In an effort to help him accept his Klingon heritage, Worf and his son, Alexander, attend an ancient Klingon ceremony.



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Episode cast overview, first billed only:
Colin Mitchell ...
Michael Danek ...


Worf is worried when his pre-teen son Alexander, at the age to commit to becoming a warrior, refuses the ceremony. Picard grants him a visit to a Klingon outpost, where the boy gets a taste for Klingon fight training. They also become the target of a murder attempt, which K'Mtar, a trusted adviser of Worf's House, ascribes to the surviving sisters of the House of Duras, who are tracked down, involved in illegal mining, but deny and suggest a mystery killer. K'Mtar fails to convince Alexander or Worf that the boy should enroll in a Klingon school to get rid of his human moralism. The truth is about a spectacular assumed identity. Written by KGF Vissers

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Release Date:

23 April 1994 (USA)  »

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Sound Mix:


Aspect Ratio:

1.33 : 1
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Did You Know?


Rickey D'Shon Collins reprises the role of Eric for the third and final time. See more »


Riker mentions bio-metic gel, the correct name is bio-mimetic gel. See more »


[first lines]
Lieutenant Worf: As time passes, a boy inevitably becomes a man. But what is not inevitable is that a man become a warrior. A warrior must be forged like a sword, tempered by... by...
Lieutenant Worf: [remembers] Tempered by experience.
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References Star Trek: The Next Generation: The Emissary (1989) See more »


Star Trek: The Next Generation End Credits
Composed by Jerry Goldsmith and Alexander Courage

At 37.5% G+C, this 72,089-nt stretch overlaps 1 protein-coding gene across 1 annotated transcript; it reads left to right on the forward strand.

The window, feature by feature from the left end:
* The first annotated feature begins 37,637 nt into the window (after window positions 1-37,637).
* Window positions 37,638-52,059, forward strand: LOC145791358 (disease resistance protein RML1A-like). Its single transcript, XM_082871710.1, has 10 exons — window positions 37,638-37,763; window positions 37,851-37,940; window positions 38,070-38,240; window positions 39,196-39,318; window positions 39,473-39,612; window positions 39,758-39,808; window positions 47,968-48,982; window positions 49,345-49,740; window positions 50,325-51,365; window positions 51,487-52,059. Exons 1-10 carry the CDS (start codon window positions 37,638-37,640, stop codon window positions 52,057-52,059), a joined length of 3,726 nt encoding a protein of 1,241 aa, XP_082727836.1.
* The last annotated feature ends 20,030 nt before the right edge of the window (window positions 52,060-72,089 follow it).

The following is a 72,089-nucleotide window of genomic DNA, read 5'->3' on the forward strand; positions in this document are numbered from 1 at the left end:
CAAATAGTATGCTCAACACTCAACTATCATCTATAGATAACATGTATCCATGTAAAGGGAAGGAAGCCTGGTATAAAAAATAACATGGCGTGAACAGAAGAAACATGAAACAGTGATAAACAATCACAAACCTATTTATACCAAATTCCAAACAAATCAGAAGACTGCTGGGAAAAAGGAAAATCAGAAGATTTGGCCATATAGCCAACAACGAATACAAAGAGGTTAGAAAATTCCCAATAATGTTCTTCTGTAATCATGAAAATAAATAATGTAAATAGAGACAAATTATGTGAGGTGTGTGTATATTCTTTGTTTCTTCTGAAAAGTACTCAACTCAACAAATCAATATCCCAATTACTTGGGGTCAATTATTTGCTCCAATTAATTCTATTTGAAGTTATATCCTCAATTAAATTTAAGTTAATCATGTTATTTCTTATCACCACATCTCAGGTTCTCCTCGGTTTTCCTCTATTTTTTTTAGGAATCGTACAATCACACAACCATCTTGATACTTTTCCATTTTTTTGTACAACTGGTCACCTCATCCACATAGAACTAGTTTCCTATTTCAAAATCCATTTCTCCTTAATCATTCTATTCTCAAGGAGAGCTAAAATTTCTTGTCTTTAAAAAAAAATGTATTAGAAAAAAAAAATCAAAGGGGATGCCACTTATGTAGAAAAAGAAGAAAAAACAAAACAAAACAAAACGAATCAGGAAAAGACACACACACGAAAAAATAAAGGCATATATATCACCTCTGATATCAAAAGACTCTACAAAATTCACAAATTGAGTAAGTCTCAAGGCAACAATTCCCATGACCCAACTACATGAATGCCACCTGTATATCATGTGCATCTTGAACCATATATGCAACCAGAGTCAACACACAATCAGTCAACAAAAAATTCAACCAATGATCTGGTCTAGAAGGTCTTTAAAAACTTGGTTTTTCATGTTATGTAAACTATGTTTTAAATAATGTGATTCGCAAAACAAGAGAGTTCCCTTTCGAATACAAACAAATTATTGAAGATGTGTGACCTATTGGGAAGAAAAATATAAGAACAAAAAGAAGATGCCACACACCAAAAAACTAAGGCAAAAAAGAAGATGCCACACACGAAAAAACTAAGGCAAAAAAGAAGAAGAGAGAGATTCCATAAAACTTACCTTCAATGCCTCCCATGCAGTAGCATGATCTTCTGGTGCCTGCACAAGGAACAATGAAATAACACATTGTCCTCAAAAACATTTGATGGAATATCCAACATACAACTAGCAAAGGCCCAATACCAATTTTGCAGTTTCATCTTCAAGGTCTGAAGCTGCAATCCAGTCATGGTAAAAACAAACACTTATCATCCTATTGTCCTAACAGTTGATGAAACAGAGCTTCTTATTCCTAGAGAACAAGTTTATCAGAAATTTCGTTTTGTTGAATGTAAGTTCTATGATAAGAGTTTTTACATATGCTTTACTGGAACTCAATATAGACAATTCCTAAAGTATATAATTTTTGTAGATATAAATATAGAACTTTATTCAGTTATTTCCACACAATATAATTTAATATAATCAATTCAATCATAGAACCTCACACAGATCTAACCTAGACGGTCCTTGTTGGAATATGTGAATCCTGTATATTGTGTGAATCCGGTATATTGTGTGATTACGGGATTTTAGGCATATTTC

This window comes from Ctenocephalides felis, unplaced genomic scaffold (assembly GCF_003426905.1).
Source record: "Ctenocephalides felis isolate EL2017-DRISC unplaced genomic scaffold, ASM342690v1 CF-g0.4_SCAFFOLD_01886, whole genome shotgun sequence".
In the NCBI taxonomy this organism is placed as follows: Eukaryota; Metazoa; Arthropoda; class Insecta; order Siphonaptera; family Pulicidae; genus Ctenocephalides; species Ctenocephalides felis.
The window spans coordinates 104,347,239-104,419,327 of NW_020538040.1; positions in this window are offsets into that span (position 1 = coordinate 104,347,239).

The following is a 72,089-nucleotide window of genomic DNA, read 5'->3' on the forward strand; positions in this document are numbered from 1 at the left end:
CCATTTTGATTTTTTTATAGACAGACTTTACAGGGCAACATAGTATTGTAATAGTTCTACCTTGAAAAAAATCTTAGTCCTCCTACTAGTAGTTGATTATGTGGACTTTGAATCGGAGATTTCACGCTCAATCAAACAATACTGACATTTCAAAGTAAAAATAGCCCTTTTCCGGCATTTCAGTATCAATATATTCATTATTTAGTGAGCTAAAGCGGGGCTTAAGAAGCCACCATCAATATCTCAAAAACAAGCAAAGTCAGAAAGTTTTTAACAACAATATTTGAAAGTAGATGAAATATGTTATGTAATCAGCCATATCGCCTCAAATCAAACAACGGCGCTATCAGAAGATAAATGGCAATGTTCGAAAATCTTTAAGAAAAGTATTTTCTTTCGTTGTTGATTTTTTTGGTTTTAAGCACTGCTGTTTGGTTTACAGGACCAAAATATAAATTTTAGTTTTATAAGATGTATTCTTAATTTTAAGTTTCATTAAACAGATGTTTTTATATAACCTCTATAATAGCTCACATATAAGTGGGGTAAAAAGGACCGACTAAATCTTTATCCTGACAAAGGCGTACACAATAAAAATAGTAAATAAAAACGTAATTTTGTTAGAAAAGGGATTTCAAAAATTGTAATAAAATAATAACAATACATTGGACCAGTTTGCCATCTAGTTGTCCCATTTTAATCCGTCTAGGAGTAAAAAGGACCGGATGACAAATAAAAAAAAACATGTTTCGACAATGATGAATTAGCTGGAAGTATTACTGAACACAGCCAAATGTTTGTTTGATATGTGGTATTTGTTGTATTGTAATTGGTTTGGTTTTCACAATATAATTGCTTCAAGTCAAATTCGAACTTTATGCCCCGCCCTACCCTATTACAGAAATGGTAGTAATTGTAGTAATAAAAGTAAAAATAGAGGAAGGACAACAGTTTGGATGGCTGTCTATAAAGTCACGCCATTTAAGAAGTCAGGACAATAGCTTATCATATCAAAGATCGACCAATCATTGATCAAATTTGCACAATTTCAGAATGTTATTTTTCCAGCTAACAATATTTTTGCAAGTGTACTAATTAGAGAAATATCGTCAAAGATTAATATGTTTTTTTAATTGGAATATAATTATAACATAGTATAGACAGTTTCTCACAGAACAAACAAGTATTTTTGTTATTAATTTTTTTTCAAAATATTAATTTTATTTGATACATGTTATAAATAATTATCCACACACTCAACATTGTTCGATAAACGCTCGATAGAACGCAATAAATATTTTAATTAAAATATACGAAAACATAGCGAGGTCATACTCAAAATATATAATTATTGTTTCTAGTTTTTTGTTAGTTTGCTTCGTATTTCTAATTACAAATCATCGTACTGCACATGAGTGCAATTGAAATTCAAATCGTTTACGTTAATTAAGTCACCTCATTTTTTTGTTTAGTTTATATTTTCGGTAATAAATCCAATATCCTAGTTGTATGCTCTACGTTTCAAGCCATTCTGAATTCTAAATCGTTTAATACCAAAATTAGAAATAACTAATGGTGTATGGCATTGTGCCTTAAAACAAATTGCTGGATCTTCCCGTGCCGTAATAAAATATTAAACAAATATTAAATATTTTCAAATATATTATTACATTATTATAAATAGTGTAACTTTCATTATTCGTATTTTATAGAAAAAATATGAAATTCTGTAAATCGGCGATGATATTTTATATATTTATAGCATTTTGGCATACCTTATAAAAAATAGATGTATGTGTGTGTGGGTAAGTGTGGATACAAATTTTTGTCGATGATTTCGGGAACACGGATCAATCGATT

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User Reviews

One of the weaker Worf episodes.
6 December 2014 | by (Bradenton, Florida) – See all my reviews

I was not thrilled by this episode--and this might be because I am a huge fan of Worf and so I tend to expect more from these shows. I almost always love episodes that focus on him (after all, what other member of the crew murdered someone in revenge and got away with it?!) but this one has a few problems--most likely the crazy twist at the end.

The show begins with Worf at wits end because Alexander is not a demented maniacal warrior like a good Klingon should be. When Picard hears about it, he recommends that Worf take his son to a nearby planet for a Klingon holiday celebration. Once there, Worf is nearly killed and he is saved by a family friend (sort of like Robert Duvall's relationship to the Corleone family). This guy sees Worf is upset about Alexander and tries to help the boy rise above common sense and cling to his berserker-like Klingon roots.

This isn't a bad episode...just the ending. See it...see what this dopey twist is and how quickly Worf just accepts this!

3 of 4 people found this review helpful.  Was this review helpful to you?

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